The Light That Failed 16

Now Molotov, the grim old Bolshevik, would arbitrate—at the last minute. On the afternoon of July 20, Mendes-France’s deadline, Molotov convened a meeting at his villa, Le Bocage. He conspicuously excluded Bedell Smith and Bao Dai’s delegate, but Mendes-France, Zhou, Eden and Pham Van Dong assembled in the salon, and they bargained. Pham Van Dong, perspiring as the heavyweights encircled him, now accepted a partition at the sixteenth parallel. Mendes-France stuck to the eighteenth. “Let’s agree on the seventeenth,” announced Molotov, then moved on to the election schedule. Mendes-France wanted the timetable left open. Pham Van Dong amended his demand for six months, offering a year, maybe even eighteen months. Mol¬otov, his round face motionless, delivered the verdict with a rhetorical question: “Shall we say two years?” Mendes-France had slipped under the wire, having completed the onerous job that no other French politician had the courage to undertake. He had won more for France at the conference table than its generals had won on the battlefield; the Vietminh had gained less in the talks than in combat. Pham Van Dong, furious with Zhou, walked away from the last round of hag¬gling and muttered to an aide, “He has double-crossed us.”
Worse awaited the Vietminh leader two evenings later, at a farewell dinner organized by Zhou. The guests included a member of Bao Dai’s delegation, Ngo Dinh Luyen, the younger brother of Ngo Dinh Diem. Pham Van Dong was astonished and dismayed that Zhou, a Communist comrade, should have invited a “puppet” of the French. But Zhou went even further, obliquely indicating in his silky manner that China favored a permanent partition of Vietnam. Turning to Luyen during the evening, he suggested almost casually that the gov¬ernment to be established in Saigon open a diplomatic mission in Beijing: “Of course, Pham Van Dong is closer to us ideologically, but that doesn’t rule out representation from the south. After all, aren’t you both Vietnamese, and aren’t we all Asians?”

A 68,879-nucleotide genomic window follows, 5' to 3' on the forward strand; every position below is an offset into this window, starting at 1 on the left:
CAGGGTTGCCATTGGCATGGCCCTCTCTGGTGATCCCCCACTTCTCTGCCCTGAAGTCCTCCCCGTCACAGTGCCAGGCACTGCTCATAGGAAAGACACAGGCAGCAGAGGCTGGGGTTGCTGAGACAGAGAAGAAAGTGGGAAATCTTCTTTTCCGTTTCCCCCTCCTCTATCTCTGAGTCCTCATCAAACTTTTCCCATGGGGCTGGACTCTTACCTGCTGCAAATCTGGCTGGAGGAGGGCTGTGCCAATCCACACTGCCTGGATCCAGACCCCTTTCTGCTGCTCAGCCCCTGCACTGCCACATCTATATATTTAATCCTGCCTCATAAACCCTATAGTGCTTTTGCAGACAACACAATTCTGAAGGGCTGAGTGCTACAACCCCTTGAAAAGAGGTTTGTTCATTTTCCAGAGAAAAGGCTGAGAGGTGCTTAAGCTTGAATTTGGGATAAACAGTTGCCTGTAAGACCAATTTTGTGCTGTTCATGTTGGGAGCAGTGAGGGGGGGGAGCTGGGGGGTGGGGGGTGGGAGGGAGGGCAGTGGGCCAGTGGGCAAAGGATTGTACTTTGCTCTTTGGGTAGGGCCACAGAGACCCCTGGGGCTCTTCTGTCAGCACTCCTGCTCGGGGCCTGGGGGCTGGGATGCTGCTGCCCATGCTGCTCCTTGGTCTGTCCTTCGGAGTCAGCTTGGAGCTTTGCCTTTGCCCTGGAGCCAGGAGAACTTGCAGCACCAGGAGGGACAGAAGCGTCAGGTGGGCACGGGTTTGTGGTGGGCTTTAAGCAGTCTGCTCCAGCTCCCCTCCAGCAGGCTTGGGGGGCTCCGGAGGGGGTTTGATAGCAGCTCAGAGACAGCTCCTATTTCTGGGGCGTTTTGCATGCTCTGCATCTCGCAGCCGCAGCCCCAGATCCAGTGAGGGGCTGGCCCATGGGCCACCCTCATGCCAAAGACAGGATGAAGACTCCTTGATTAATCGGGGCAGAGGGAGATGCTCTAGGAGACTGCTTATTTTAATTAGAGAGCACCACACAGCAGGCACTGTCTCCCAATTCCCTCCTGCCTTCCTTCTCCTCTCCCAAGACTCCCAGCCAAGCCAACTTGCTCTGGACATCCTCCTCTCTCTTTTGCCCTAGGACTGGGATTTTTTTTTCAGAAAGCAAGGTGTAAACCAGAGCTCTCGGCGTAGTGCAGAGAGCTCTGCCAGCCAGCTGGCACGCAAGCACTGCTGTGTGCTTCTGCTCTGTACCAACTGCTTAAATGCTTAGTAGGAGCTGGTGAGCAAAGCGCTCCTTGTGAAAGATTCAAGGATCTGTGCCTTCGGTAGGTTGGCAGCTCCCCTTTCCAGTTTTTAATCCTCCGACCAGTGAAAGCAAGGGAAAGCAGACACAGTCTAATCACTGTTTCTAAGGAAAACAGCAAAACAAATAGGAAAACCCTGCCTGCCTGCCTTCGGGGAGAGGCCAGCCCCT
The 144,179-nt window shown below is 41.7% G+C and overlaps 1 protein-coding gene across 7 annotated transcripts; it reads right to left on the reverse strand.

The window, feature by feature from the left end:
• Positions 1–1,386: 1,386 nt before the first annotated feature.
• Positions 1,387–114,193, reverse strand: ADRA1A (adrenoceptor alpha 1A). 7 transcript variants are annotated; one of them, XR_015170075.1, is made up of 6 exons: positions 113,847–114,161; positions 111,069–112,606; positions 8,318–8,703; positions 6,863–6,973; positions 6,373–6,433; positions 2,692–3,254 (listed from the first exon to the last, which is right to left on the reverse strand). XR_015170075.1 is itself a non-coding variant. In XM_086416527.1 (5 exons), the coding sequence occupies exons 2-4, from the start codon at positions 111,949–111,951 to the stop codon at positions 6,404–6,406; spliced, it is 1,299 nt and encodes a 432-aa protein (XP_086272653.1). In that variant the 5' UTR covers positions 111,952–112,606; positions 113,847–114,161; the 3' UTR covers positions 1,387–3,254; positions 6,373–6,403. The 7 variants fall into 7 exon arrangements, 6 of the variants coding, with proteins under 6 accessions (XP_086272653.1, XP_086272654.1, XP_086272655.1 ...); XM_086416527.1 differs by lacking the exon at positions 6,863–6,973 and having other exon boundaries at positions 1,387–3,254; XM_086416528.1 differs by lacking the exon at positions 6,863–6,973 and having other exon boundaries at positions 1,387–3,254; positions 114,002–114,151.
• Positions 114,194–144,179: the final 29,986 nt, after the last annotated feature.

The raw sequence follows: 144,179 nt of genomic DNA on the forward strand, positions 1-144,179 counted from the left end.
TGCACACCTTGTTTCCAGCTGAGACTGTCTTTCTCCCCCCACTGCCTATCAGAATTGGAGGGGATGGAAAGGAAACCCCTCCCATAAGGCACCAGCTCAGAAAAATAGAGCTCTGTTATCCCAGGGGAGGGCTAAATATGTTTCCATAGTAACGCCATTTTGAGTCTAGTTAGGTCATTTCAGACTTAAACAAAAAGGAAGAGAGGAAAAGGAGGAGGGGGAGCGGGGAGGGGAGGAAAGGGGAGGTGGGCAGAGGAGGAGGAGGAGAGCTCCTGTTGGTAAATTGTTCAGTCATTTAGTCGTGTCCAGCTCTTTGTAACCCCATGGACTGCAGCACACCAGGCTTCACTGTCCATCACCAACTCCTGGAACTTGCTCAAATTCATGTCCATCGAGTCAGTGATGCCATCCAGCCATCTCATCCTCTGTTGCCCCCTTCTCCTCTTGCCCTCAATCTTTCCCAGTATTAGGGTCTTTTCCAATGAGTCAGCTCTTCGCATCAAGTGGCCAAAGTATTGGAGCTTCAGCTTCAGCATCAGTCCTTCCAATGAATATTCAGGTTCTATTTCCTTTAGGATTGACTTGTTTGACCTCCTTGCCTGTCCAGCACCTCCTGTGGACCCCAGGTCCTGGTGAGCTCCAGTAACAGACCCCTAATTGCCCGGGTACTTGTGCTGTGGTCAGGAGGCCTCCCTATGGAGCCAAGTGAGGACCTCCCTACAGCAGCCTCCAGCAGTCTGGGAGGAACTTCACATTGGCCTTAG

The conclusion at Geneva was to be misinterpreted, if not misun¬derstood, for years to come. The only documents signed were cease¬fire accords ending the hostilities in Vietnam, Cambodia and Laos. The agreement between France and the Democratic Republic of Viet¬nam, as the Vietminh officially called itself, was not a political settle¬ment. It provided for the temporary division of Vietnam pending a nationwide election to be held in the summer of 1956. The French forces would meanwhile withdraw from the north, and the Vietminh from the south. Except for the United States and the Saigon regime, the other participants merely gave their oral endorsement to a final declaration noting the understandings.
The Eisenhower administration, crusading against its foggy notion of an international Communist conspiracy, reluctantly pledged to abide by the Geneva agreement. In a separate statement, however, Bedell Smith warned that the United States would view “with grave concern . . . any renewal of aggression”—a caveat President Kennedy used seven years later to justify his commitment to the Ngo Dinh Diem government. Diem also rejected the Geneva accords, which put half of Vietnam under Communist control, and he predicted that “another more deadly war” lay ahead for Vietnam. His forecast was prescient: after eight years of conflict and four hundred thousand sol¬diers and civilians dead, the agony was far from finished.

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